Roller, J. E., Meyers, M. 2014. Positive reinforcement training in a research setting: An introduction to sling training the Ossabaw pig. American Association for Laboratory Animal Science [AALAS] Meeting Official Program, 539. (Abstract #PS51).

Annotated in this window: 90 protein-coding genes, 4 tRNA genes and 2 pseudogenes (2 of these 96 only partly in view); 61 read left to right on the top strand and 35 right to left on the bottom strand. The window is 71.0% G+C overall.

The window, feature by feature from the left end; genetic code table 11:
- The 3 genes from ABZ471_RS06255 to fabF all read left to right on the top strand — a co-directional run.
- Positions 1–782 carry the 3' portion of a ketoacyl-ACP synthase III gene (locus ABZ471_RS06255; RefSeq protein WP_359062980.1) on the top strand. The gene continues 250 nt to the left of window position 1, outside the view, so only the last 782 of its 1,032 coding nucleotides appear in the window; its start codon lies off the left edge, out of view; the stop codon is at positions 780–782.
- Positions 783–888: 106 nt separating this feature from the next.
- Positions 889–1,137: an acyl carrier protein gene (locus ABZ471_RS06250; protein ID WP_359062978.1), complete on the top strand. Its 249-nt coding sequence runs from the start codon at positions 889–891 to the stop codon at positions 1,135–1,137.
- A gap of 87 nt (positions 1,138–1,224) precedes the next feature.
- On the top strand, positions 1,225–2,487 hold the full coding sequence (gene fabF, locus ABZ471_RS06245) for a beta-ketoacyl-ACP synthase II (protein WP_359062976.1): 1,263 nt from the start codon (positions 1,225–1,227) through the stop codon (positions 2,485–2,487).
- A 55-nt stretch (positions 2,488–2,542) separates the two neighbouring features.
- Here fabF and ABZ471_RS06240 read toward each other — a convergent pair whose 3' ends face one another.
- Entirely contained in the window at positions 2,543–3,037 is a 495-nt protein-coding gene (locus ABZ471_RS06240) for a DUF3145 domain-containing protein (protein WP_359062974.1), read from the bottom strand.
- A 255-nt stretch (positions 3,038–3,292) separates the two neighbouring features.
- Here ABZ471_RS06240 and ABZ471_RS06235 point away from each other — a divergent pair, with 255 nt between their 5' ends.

Over the past year, the large animal care staff at our institution was introduced to an unfamiliar breed of pig, the Ossabaw Island pig. Not only were they tasked with adapting to this unique research model in their facility, but also with training them to undergo restrained medical procedures. The task was to train the animals to willingly travel from the housing room into a sling. Positive reinforcement training techniques were employed to assist in this process and to find the best way to accomplish our training goals with the Ossabaw pigs, as their behavior tends to be slightly different than your typical research pig. The overall training process proved challenging for many reasons, including: finding the proper equipment to restrain the animals, the overall size and personality differences of the pigs, and finding their primary motivator, which at times was not food. While the training process was difficult, what started out as a fairly labor-intensive and time-consuming process became manageable with just a few people and very little effort. We will discuss the use of positive reinforcement training for pigs in a research setting, with a brief overview of the mechanics and science behind this type of training. Challenges associated with our specific project will be discussed, as well as an overview of the various training methods that were employed to get the desired results. Lastly, we will provide some advice to those wanting to implement a positive reinforcement training program for the animals at their facility.

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